Amicus Therapeutics (NASDAQ:FOLD) is not having a good year, after falling by a third from its yearly high. The company won the FDA’s approval for Galafold (migalastat), a drug that treats adult patients with Fabry disease, an inherited disorder. The approval, posted on Aug. 10, sent the stock lower in what could have been a “sell on the news” event.
Markets may have shifted their concerns over the launch risks. But Amicus already hired and trained a full launch team.
With over 3,000 diagnosed with the disease in the U.S. and Japan and a peak worldwide TAPP (Total Amenable Patient Population) of 4,200–6,000, FOLD stock could recover as revenue from drug sales grows steadily in the years ahead.
Nektar Therapeutics (NKTR)
Nektar Therapeutics (NASDAQ:NKTR) recovered from its lows in July, topped around $70 by the start of the month, only to close recently at $58.33. Last month, the company reported revenue of $1.09 million, up sharply from $34.59 million last year. EPS totaled $5.33. These solid numbers should have sent the stock higher but markets may have expected more or, once again, sold on the news.
Nektar has an excellent future ahead. Its pipeline of I-O candidates beyond NKTR-214 includes NKTR-262, which studies TLR-78 agonist. Nektar — 255 looks at an IL-15 candidate that stimulates both NK-cells and memory T-cells.
At the end of 2019, Nektar will report the first data for NKTR-214. This study will enroll patients who have relapsed to at least two prior lines of therapy but have no more than three prior treatments. That is just one of the studies I mention. Nektar is embarking on the initiation of 20 registrational trials with NKTR-214 and will initiate trials for other targeted therapies and I-O therapies. The company is a strong believer of the molecule as a central therapy in immune-oncology.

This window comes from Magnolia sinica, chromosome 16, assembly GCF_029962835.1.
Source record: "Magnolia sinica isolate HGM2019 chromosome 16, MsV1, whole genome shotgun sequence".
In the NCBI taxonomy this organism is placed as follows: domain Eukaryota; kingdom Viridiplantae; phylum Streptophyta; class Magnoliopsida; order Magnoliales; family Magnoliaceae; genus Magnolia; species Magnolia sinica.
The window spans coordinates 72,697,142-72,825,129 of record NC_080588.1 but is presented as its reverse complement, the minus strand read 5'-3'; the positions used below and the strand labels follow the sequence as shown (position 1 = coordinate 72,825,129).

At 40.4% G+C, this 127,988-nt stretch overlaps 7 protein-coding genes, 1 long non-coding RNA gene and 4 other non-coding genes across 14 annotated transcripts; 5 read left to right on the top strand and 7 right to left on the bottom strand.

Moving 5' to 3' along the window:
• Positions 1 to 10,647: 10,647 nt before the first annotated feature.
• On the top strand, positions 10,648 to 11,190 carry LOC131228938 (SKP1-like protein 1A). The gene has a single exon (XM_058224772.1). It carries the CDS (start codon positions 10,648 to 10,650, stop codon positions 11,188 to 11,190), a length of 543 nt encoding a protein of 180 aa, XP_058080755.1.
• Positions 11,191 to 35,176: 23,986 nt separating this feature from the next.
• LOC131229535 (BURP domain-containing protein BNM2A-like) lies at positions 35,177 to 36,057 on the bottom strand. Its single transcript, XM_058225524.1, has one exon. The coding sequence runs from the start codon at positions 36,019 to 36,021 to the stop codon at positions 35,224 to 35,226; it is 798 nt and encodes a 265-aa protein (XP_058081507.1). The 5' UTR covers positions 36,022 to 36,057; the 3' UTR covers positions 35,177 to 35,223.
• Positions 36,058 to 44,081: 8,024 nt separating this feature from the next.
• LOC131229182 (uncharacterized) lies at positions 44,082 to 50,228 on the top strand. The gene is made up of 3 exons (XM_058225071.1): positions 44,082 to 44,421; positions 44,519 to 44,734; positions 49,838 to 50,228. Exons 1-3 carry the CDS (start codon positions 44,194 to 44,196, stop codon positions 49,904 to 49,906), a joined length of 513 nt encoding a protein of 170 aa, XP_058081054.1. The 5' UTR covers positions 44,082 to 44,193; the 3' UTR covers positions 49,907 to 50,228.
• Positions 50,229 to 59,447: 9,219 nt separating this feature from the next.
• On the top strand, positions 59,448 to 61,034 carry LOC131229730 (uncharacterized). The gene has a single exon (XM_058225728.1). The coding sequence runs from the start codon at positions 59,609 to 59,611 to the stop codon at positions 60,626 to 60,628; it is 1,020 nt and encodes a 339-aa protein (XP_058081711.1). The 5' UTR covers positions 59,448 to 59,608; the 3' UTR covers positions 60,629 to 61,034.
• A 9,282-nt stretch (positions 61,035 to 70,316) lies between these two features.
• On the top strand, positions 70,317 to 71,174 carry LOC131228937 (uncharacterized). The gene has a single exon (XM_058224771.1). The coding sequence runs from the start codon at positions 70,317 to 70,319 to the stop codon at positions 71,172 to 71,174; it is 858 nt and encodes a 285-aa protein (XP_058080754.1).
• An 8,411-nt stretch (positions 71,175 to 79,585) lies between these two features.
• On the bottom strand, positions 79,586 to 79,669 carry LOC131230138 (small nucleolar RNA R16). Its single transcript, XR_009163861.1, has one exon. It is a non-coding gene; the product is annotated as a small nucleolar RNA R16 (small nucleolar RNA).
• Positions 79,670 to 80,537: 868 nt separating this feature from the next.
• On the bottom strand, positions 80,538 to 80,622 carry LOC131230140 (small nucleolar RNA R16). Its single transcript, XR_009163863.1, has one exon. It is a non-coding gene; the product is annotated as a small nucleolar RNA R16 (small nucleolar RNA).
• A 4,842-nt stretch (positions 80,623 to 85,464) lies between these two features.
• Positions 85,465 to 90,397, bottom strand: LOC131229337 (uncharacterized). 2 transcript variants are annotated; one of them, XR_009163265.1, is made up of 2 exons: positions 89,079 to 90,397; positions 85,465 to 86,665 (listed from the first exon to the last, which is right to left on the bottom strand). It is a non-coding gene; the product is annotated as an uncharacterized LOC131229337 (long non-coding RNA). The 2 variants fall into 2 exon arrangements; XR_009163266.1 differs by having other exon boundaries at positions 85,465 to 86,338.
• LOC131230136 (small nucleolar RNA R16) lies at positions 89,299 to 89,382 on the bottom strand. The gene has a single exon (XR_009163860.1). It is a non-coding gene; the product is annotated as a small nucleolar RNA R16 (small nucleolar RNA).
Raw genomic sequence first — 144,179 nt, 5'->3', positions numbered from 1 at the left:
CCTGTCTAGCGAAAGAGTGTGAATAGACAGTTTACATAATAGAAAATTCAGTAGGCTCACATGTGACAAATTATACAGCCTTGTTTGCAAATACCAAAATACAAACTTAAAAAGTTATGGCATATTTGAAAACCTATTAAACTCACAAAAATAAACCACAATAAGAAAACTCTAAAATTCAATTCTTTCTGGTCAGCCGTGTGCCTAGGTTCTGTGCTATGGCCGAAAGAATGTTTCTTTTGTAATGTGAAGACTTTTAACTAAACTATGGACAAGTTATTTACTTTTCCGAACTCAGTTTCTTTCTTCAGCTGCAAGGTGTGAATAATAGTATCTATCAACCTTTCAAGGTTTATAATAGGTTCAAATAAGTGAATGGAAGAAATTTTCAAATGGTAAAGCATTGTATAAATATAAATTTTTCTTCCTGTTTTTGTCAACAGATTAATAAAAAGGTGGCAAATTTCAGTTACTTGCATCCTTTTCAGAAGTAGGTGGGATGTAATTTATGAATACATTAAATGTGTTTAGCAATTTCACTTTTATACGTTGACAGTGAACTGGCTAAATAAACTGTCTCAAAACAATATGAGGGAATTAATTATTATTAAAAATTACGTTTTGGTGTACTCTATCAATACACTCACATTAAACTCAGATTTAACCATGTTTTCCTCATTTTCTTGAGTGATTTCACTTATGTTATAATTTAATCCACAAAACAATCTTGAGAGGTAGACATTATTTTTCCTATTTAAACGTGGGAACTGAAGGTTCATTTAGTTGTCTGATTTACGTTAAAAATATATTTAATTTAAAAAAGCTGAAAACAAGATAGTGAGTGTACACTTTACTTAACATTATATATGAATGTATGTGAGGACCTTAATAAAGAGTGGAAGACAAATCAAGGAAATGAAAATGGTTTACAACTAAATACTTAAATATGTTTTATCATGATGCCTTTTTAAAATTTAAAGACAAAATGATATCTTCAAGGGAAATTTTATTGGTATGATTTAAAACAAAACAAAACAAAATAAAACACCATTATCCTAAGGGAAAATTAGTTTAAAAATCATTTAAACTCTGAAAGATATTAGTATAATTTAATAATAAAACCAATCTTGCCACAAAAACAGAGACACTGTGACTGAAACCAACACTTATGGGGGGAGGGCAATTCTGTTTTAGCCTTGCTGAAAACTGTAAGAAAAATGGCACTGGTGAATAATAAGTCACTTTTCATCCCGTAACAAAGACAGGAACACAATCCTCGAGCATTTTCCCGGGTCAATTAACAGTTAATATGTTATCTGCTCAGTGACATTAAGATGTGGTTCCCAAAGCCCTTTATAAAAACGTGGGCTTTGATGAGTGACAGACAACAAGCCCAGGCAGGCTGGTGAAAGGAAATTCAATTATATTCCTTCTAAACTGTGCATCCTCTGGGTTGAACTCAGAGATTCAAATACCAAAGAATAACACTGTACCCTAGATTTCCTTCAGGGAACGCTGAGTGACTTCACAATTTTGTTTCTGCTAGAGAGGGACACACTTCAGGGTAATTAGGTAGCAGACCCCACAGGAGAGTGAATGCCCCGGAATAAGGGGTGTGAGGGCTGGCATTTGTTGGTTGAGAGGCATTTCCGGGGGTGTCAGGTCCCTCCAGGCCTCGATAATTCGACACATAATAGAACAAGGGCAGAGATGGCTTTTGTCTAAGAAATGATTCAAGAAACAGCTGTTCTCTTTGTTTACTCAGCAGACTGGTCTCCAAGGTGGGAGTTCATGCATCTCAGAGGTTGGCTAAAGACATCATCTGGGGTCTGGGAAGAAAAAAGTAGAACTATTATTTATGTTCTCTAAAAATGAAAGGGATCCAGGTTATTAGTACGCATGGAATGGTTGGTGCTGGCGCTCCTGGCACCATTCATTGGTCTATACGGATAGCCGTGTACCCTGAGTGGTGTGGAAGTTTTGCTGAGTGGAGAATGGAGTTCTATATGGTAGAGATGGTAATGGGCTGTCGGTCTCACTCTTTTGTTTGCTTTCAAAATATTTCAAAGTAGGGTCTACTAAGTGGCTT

Wall Street analysts are bullish on NKTR stock. From the four analysts (tracked on Tipranks.com) offering a price target, the average is $92 a share, which would give investors 58% in upside.
Celgene Corporation (NASDAQ:CELG) did not fall big like the other picks but is still stuck in a range and is down 16% year-to-date. Valuations are very compelling as shares trade at a 24 times earnings and 8 times forward earnings. Much of Celgene’s deep future value depends on management accelerating its next innovation cycle.
Ozanimod and fedratinib regulatory submissions are on track, so expect at least two blockbusters adding to Celgene’s revenues. The company reported two positive Phase III trials — MEDALIST in MDS and BELIEVE in beta-thalassemia. If approved, patients suffering from chronic anemia have a treatment option.
In the second quarter, Celgene reported a 17% year-on-year growth in net product sales. Earnings rose 16% in that period. Management raised its revenue forecast to $15 billion, up from $14.8 billion. It now expects net sales of REVLIMID, a drug treating multiple myeloma, to top $9.7 billion, up from a previous guidance of $9.5 billion.
Investors seeking a slow, steady biotech stock should consider Celgene.
Alnylam Pharmaceuticals (ALNY)
The round trip from $90 in August to $120, and back to $94 on Sept. 18 should pique investor interests. Alnylam Pharmaceuticals, Inc. (NASDAQ:ALNY) rose after the European Commission approved ONPATTRO (patisiran), a drug that treats adults afflicted with hereditary transthyretin-mediated (hATTR) amyloidosis.
Investors sold ALNY shares in the last week after the company failed to win the FDA’s support for the cardiac indication. The full manuscript, entitled ‘”Effects of Patisiran, an RNA Interference Therapeutic, on Cardiac Parameters in Patients with Hereditary Transthyretin-Mediated Amyloidosis: an Analysis of the APOLLO Study,” will be published in Circulation.
Patients suffering from neuropathy will be prescribed this medicine. The heart block is not a major risk for those taking the drug. With the stock nearly 40% below its yearly high, biotech investors may want to pick up some ALNY stock.
As of this writing, Chris Lau did not own any of the shares mentioned in this article.